8. Ballistic Durability

Durability of Ballistic Material will be tested in accordance with the PD using ASTM D-3886[3]

 9. Material Durability

Durability of Elbow Pad Material will be tested in accordance with the PD using ASTM D-3886

10. Air Permeability

Air Permeability of Outer Facing Cloths will be tested in accordance with the PD using ASTM D 737[4]

RFP at 80-81 (excerpt of Table 1).

Section M also stated that technical proposals would be evaluated based on narratives offerors submitted concerning each KPA, and that to be eligible for award, a proposal was required to be found acceptable for all 13 KPAs.  RFP, § M, at 79. 

Seven offerors, including PTF and the three awardees, submitted proposals by the proposal due date.  AR at 2.  After initial evaluations, the contracting officer conducted discussions with all seven offerors, four of which, including PTF, had been found to be technically unacceptable.  AR, Tab 5, Pre-Negotiation Memorandum, at 5.  Offerors submitted revised proposals, all of which were evaluated as technically acceptable, and the contracting officer requested that the offerors submit final proposal revisions (FPRs).  Id.; see also, AR, Tab 4, Revised Tech. Eval. Report, at 4.

The offerors’ prices were evaluated in accordance with the RFP.  The protester submitted the second highest-priced proposal.  The total evaluated prices were as follows:


Total Evaluated Price

Point Blank


Short Bark




Offeror 4


Offeror 5




Offeror 7


AR, Tab 7, Price Negotiation Memorandum, at 19.

All three awardees and PTF included in their proposals a blanket statement of compliance, asserting that they would, if awarded a contract, provide materials that were compliant with all of the PD requirements.  See, e.g., AR, Tab 8a, Carter Initial Tech. Proposal, at 3; Tab 9a, Point Blank Initial Tech. Proposal, at 4; and Tabs 11a, 15a, Short Bark, Initial and Revised Tech. Proposals, at 2; Tab 10a, PTF Initial Tech. Proposal, at 9-10.

By e-mail of July 27, 2015, after FPRs had been submitted, the contracting officer informed the offerors that the contract maximum amount had been changed from a quantity basis to a maximum dollar amount.  AR at 2.  Because of the change, the agency asked all of the offerors to confirm their prices, which they all did, including PTF.[5]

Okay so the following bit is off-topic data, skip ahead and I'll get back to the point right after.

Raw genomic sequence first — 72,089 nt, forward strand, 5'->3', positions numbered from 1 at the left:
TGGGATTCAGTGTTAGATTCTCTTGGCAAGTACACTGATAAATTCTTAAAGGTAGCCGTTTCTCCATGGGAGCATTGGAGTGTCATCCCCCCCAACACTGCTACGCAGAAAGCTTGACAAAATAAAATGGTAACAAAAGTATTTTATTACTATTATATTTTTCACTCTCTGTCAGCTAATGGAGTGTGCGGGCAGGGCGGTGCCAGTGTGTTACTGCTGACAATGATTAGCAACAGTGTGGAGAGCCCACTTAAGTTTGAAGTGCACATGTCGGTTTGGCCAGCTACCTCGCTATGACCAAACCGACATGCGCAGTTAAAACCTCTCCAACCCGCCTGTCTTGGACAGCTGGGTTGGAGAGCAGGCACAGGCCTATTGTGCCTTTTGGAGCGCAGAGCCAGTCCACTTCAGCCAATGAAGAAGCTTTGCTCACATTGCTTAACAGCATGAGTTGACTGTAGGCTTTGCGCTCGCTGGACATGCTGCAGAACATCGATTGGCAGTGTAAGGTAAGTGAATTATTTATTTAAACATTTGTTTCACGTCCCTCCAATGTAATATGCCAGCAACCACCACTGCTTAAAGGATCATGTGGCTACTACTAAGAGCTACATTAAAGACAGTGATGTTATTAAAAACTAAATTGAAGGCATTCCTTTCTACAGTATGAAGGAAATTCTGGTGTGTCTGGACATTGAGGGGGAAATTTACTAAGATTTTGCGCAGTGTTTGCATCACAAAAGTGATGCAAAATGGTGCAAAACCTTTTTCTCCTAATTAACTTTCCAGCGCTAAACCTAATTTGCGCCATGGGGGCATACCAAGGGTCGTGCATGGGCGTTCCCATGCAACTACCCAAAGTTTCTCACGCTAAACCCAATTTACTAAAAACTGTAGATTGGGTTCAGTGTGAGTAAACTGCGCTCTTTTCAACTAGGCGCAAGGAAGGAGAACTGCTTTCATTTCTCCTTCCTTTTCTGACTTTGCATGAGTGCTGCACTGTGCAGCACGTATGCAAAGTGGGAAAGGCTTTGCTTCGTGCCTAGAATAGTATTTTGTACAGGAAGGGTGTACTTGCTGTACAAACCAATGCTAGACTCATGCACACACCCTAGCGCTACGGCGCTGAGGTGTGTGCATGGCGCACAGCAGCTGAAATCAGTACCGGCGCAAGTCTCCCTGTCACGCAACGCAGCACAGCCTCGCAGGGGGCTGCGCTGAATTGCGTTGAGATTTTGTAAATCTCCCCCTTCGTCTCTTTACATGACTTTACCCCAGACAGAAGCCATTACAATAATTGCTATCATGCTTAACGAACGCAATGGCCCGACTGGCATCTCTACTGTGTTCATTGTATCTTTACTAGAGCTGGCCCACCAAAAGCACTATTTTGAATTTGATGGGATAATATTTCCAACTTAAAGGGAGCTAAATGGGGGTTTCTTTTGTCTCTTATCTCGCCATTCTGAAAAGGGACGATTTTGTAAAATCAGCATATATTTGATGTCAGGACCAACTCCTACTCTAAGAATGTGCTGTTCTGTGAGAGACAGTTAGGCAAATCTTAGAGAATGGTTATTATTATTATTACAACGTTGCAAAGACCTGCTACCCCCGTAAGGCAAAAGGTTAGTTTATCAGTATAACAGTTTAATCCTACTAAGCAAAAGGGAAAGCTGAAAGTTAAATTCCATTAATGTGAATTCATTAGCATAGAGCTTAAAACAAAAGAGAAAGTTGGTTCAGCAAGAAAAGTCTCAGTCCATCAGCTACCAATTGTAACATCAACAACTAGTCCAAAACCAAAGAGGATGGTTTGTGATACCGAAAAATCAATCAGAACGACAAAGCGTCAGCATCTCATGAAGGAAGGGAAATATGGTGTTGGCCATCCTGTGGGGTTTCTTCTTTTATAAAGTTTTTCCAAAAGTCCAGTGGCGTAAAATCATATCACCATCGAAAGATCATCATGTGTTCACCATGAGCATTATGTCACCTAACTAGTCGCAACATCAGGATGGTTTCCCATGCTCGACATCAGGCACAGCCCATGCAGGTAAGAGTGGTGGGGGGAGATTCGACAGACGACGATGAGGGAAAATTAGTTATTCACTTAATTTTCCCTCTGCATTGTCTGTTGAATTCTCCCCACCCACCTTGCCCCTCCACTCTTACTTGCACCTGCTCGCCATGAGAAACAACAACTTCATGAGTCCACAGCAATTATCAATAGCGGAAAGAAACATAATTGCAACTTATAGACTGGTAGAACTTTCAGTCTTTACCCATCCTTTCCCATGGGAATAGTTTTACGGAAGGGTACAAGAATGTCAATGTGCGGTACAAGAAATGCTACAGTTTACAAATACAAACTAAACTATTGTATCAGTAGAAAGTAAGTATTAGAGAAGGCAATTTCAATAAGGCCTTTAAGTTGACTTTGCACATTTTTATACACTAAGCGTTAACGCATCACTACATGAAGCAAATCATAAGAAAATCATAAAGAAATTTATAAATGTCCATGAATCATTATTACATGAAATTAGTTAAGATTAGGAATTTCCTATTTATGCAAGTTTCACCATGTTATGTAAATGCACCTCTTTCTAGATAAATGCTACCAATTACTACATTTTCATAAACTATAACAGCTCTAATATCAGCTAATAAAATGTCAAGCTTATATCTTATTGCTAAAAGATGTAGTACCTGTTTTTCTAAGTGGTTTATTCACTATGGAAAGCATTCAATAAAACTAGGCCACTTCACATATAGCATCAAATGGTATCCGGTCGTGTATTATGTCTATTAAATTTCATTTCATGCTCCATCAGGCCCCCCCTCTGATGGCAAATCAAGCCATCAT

Awards were made to Point Blank, Short Bark, and Carter, with notice by e-mail on July 30, 2015.  AR, Tabs 24a, 24b, 24c, Agency e-mails to Awardees.  The e‑mails also included a revised PD (Award PD) as an attachment, with certain other changes to the original requirements.  Id.

On August 6, the Agency held a post-award teleconference with the awardees.  AR, Tab 23g(1), Minutes of Post-Award Teleconference.  As relevant here, the minutes of this teleconference make reference to reductions in the collar, which the agency says were made for comfort and user acceptance reasons.[6]  Id.

PTF was debriefed on August 10, 2015, and filed its protest with our Office on August 17.[7]


Interested Party

PTF raises multiple challenges to various aspects of the Army’s technical evaluation of both its own and the awardees’ proposals.  Before turning to the challenges, we first consider whether PTF is an interested party for purposes of challenging these awards.  A protester is not an interested party where it would not be in line for contract award were its protest to be sustained.  Bid Protest Regulations, 4 C.F.R. § 21.0(a)(1).  Here, although PTF’s price made its proposal sixth in line for award, and PTF has not challenged the intervening offers, we think there is a substantial possibility that PTF’s proposal would be in line for award, if its protest was sustained.  This is so because PTF has challenged all three awards, and the solicitation provided for awarding up to three contracts.  Thus, if PTF is correct in its assertion that none of the three awardees are eligible for award, PTF would be in line for one of the three awards.  Therefore, we conclude that PTF has the requisite legal interest to maintain the protest.

Evaluation of KPAs

PTF raises two essential challenges to the agency’s evaluation of the awardees’ proposals as technically acceptable for non-ballistic materials under the KPAs.  Supp. Protest at 2.  First, with respect to KPAs 8, 9, and 10, PTF asserts that the language of Section L of the RFP, as set out above, required offerors to provide test documentation for all 13 KPAs demonstrating that their BCSs met all of the requirements defined in RFP, section M, Table 1.  Supp. Protest at 6-12.  In addition to its contentions regarding test documentation, PTF argues the awardees failed to otherwise meet the requirement of KPA 10, air permeability.  Id. at 7-12.  PTF also contends that the agency improperly changed certain requirements during award without amending the RFP.  Protest at 10-13.

In reviewing a protest challenging an agency’s evaluation, our Office will not reevaluate proposals, nor substitute our judgment for that of the agency, as the evaluation of proposals is a matter within the agency’s discretion.  Computer World Servs. Corp., B-410513, B-410513.2, Dec. 31, 2014, 2015 CPD ¶ 21 at 6.  However, we will review the record to determine whether the agency’s evaluation was reasonable and consistent with the stated evaluation criteria and with applicable procurement statutes and regulations.  Id.